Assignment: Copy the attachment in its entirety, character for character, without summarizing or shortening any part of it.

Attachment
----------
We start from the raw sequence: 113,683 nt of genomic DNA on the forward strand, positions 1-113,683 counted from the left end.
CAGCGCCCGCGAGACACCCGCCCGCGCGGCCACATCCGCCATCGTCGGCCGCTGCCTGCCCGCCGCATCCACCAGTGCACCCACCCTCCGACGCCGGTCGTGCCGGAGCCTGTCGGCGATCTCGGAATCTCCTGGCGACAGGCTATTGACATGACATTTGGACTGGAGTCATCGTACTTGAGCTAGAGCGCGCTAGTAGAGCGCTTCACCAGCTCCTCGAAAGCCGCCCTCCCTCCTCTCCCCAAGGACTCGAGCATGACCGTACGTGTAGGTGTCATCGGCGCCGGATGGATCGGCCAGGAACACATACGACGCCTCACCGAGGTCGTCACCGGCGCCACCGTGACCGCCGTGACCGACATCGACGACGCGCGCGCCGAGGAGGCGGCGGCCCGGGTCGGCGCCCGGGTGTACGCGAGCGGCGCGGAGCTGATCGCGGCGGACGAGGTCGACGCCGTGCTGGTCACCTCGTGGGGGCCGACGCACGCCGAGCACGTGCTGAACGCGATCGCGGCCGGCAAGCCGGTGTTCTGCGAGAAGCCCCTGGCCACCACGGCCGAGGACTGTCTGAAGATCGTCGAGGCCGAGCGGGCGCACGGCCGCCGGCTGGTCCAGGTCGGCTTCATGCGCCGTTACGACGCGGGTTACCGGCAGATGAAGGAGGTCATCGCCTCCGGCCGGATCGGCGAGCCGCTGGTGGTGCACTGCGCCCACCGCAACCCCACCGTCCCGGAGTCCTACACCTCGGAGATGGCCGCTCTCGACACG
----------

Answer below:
We start from the raw sequence: 113,683 nt of genomic DNA on the forward strand, positions 1-113,683 counted from the left end.
CAGCGCCCGCGAGACACCCGCCCGCGCGGCCACATCCGCCATCGTCGGCCGCTGCCTGCCCGCCGCATCCACCAGTGCACCCACCCTCCGACGCCGGTCGTGCCGGAGCCTGTCGGCGATCTCGGAATCTCCTGGCGACAGGCTATTGACATGACATTTGGACTGGAGTCATCGTACTTGAGCTAGAGCGCGCTAGTAGAGCGCTTCACCAGCTCCTCGAAAGCCGCCCTCCCTCCTCTCCCCAAGGACTCGAGCATGACCGTACGTGTAGGTGTCATCGGCGCCGGATGGATCGGCCAGGAACACATACGACGCCTCACCGAGGTCGTCACCGGCGCCACCGTGACCGCCGTGACCGACATCGACGACGCGCGCGCCGAGGAGGCGGCGGCCCGGGTCGGCGCCCGGGTGTACGCGAGCGGCGCGGAGCTGATCGCGGCGGACGAGGTCGACGCCGTGCTGGTCACCTCGTGGGGGCCGACGCACGCCGAGCACGTGCTGAACGCGATCGCGGCCGGCAAGCCGGTGTTCTGCGAGAAGCCCCTGGCCACCACGGCCGAGGACTGTCTGAAGATCGTCGAGGCCGAGCGGGCGCACGGCCGCCGGCTGGTCCAGGTCGGCTTCATGCGCCGTTACGACGCGGGTTACCGGCAGATGAAGGAGGTCATCGCCTCCGGCCGGATCGGCGAGCCGCTGGTGGTGCACTGCGCCCACCGCAACCCCACCGTCCCGGAGTCCTACACCTCGGAGATGGCCGCTCTCGACACG